Successful IT Pros Need More than Just Home Runs

baseball playIn IT, you have two paths for project success:

1. You can focus on producing small, incremental improvements to existing systems.

2. You can focus on producing large, glamorous wins by implementing new systems.

At first, picking between these two options sounds like a no-brainer. You want the home runs, right? Big splashy hits seem to offer just the sort of exposure you need to catch management’s attention and gain credit for the good work you do.

Unfortunately, big hits also carry serious downsides

Implementing a brand new system creates increased overhead, change management issues, and a handful of other serious concerns. From a distance (and early in your career) these supposedly “cutting-edge” systems look like a chance to quickly round the bases. But to management they just look like a real big, expensive headache.

You can argue these headaches are worth suffering in order to enjoy the benefits provided by the new system’s unique functionality. But what seems like a temporary headache to you may feel so painful to management they kill the project and tar everyone associated with the “fiasco” for years.

An Alternative Approach

How you improve performance doesn’t matter, only that you improve it. It’s like in baseball- how you get your runs doesn’t matter. As long as your team consistently scores runs, any kind of runs, you’re going to get ahead in the game. Hitting a home run may be flashier than hitting four singles in a row, but both scenarios add up to the exact same forward movement on the scoreboard.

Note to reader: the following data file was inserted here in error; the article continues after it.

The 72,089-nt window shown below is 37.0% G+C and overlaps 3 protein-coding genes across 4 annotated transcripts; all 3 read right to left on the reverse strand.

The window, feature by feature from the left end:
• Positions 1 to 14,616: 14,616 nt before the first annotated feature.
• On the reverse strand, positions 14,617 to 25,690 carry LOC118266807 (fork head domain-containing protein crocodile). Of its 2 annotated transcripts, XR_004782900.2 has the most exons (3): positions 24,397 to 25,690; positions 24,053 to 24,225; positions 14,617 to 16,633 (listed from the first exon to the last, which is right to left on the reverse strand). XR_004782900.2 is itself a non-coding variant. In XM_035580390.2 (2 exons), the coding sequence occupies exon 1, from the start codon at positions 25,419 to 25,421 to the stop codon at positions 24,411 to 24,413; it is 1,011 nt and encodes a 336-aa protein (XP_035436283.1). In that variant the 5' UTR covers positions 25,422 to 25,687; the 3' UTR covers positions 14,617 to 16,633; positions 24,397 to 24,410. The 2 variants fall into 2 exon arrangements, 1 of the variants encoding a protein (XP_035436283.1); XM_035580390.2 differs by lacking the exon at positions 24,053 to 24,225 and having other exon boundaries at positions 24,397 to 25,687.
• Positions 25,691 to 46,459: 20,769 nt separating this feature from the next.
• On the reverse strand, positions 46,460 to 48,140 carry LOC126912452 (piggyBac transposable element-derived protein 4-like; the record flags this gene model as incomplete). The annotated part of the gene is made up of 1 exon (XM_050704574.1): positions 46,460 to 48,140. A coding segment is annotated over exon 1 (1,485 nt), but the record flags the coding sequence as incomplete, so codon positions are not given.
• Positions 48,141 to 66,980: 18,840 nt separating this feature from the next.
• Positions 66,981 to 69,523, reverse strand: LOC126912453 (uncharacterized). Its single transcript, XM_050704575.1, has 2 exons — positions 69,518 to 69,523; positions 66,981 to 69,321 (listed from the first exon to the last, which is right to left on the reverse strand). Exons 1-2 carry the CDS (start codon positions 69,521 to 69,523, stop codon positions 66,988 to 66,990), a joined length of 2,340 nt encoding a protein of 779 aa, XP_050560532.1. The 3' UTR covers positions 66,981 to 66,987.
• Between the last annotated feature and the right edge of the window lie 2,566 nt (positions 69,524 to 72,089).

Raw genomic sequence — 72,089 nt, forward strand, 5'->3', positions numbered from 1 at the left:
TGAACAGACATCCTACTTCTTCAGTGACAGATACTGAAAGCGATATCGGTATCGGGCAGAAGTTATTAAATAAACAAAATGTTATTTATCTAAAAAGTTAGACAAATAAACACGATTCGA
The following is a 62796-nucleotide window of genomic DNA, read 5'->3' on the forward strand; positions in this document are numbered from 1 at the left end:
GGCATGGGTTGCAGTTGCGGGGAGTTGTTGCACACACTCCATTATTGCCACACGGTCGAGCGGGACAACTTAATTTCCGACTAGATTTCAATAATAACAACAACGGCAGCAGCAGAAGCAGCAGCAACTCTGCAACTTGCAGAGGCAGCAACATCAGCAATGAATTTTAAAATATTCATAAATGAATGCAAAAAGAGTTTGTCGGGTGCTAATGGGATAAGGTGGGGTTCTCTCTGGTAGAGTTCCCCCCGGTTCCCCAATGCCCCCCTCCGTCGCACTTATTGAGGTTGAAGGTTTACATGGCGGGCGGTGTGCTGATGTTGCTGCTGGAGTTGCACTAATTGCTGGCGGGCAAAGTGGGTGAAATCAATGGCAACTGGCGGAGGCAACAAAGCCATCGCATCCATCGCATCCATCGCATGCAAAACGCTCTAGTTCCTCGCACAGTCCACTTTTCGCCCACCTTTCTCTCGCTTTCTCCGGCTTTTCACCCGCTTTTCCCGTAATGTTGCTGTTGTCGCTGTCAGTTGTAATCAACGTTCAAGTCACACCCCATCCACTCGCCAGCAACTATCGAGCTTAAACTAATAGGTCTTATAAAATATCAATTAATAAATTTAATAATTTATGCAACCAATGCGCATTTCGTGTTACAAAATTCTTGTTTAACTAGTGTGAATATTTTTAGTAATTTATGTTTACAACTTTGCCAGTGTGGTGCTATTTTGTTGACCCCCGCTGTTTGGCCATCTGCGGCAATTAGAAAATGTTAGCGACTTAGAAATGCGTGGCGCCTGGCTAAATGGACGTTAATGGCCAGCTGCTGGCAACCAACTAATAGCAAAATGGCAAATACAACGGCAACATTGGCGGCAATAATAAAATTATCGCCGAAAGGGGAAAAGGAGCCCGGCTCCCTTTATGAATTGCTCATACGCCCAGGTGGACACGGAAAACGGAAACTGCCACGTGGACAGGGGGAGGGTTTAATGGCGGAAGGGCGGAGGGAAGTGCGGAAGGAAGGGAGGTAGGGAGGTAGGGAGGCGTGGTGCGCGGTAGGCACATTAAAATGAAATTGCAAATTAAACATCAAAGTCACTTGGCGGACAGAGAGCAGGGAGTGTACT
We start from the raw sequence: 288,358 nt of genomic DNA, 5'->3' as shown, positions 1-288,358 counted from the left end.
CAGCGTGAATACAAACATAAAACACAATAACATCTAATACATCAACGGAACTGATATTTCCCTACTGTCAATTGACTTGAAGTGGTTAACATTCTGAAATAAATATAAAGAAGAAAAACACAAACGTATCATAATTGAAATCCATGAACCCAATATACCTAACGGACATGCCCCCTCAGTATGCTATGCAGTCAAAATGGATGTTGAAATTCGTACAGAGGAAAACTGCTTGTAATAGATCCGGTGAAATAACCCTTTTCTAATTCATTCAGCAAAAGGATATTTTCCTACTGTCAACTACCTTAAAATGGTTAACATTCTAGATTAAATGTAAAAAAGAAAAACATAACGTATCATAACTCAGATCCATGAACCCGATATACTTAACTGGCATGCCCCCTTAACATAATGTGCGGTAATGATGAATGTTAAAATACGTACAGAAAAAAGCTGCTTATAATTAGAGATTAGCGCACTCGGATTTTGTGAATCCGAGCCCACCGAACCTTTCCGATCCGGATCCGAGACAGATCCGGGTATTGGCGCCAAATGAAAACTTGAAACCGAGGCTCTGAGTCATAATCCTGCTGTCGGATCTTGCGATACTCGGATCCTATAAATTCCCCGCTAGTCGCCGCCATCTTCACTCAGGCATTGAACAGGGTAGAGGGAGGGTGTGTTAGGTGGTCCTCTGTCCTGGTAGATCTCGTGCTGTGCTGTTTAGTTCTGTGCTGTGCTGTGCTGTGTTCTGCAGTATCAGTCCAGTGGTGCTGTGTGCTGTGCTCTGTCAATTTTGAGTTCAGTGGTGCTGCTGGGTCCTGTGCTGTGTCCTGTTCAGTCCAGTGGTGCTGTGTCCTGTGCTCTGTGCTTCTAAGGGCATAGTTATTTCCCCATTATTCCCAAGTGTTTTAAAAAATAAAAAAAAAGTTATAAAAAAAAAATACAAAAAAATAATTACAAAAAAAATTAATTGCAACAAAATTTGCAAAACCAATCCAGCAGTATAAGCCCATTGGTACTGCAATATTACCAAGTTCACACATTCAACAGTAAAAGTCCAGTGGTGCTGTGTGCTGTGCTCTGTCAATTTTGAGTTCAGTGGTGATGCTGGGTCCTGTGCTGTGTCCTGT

Rather than pushing a new platform, focus on producing small, incremental improvements to the platform your organization has already accepted. You will still improve performance, but with a much faster time-to-payback, and all while sticking with a safer, more stable platform that’s populated with existing users who are already comfortable with it.

Even more importantly- you are already comfortable with your existing platform, which lets you make more creative implementations than you would struggling to customize a brand new system.

“But I can only take my existing systems so far”

Yes, as every IT pro knows, improving your existing system will never produce the exact same performance boosts as implementing that new system you have your eye on. But you aren’t just concerned with platform performance here… you also need to prioritize increasing your standing within your company. Continuously boost your existing system’s performance, and you will create a steady stream of new improvements to report to management- which, of course, makes you look great when you’re asking for a promotion or a raise!

And, incidentally, this solid track record of little wins also adds weight to your next big system investment request. When you’ve finally maxed out your existing system’s performance, or when you find a crucial new implementation that provides your company a unique competitive advantage, you will have a much easier time convincing management to approve it when they know you aren’t just chasing the shiniest new thing in the industry publications.

Those big, sexy systems look good, but they’re also fraught with land mines that could blow up on you along the way. Whenever possible stick to the systems you know, and the hits you’re sure you can land, and press forward without the risk of a big swing-and-a-miss!

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